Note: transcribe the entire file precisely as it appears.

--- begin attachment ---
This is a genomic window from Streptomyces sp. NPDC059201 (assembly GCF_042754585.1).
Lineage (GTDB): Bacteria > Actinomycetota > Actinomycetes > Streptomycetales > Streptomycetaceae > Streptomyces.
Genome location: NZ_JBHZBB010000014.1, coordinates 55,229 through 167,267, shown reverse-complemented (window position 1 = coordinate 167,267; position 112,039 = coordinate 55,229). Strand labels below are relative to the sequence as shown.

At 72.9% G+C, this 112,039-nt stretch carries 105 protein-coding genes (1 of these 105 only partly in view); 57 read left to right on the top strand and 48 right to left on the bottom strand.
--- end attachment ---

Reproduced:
This is a genomic window from Streptomyces sp. NPDC059201 (assembly GCF_042754585.1).
Lineage (GTDB): Bacteria > Actinomycetota > Actinomycetes > Streptomycetales > Streptomycetaceae > Streptomyces.
Genome location: NZ_JBHZBB010000014.1, coordinates 55,229 through 167,267, shown reverse-complemented (window position 1 = coordinate 167,267; position 112,039 = coordinate 55,229). Strand labels below are relative to the sequence as shown.

At 72.9% G+C, this 112,039-nt stretch carries 105 protein-coding genes (1 of these 105 only partly in view); 57 read left to right on the top strand and 48 right to left on the bottom strand.